In an interview with CNN Friday, President Obama expanded on his remarks regarding marijuana made in a recent New Yorker interview. In that latter interview, Obama described marijuana as not being any worse than alcohol, and CNN interviewer Jake Tapper pressed him on those comments.
"First of all, what is and isn't a Schedule I narcotics is a job for Congress," he said.
That comment was misleading. While Congress created the drug schedules and placed drugs in different schedules when it passed the Controlled Substances Act in 1970, the act gives the executive branch the power to reschedule drugs. In fact, the DEA has denied three separate petitions seeking to reschedule marijuana.
"I stand by my belief based on the scientific evidence that marijuana for casual users, individual users, is subject to abuse, just like alcohol is and should be treated as a public health problem and challenge," he said.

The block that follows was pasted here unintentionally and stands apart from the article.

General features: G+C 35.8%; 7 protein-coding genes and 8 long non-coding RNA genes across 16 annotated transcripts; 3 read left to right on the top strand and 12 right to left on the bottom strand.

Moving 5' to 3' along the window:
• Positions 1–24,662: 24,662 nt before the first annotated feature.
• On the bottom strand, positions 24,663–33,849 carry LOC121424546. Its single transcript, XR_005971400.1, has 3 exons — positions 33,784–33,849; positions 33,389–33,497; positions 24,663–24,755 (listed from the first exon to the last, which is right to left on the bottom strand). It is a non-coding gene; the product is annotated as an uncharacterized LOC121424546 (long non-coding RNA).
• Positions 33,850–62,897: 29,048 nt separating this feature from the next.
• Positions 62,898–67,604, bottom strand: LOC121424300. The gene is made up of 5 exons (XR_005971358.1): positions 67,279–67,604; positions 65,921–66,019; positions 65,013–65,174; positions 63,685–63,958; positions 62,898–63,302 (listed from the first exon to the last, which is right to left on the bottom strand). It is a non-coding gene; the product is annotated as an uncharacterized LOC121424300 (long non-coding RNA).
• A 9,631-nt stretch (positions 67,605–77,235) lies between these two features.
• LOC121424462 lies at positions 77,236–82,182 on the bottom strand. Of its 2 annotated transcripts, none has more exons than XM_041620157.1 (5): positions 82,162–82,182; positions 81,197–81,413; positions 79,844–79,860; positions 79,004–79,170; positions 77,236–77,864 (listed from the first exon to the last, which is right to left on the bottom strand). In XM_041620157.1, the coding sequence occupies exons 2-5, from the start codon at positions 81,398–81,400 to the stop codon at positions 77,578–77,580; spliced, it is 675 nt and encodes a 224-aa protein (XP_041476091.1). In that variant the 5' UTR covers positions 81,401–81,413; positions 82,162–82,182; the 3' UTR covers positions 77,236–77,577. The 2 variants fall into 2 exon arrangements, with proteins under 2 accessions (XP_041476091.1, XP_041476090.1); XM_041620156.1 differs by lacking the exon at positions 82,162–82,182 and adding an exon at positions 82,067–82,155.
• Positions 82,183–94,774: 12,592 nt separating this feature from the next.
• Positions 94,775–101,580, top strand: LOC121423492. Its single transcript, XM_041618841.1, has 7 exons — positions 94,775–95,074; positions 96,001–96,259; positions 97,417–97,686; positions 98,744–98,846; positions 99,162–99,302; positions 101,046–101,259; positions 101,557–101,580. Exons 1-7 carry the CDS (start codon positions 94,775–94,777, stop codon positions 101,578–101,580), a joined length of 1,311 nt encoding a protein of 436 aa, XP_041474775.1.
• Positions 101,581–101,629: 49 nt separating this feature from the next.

The president added that his main concern was the criminalization of marijuana use.
"My concern is when you end up having very heavy criminal penalties for individual users that have been applied unevenly and, in some cases, with a racial disparity," he said. "I think that is a problem. We're going to see what happens in the experiments in Colorado and Washington. The Department of Justice under Eric Holder has said that we are going to continue to enforce federal laws."
Obama added that the federal government doesn't have enough manpower to bust people "smoking a joint on the corner." But it doesn't need to; more than 90% of all marijuana arrests are made by state and local police, not federal law enforcement.
Instead of concentrating on individual users, Obama said, the federal government was working to prevent undesired consequences, such as out-of-state drug trafficking or violence, from "creeping out of this experiment that is taking place."
The president also issued a "cautionary note" about the possible consequences of a commercialized marijuana industry and warned legalization proponents to watch out for increased use levels.
"I think they have to ask themselves some tough questions, too," he said. "Because if we start having a situation where big corporations with lots of resources and distribution and marketing arms are suddenly going out there, peddling marijuana, then the levels of abuse that may take place are going to be higher."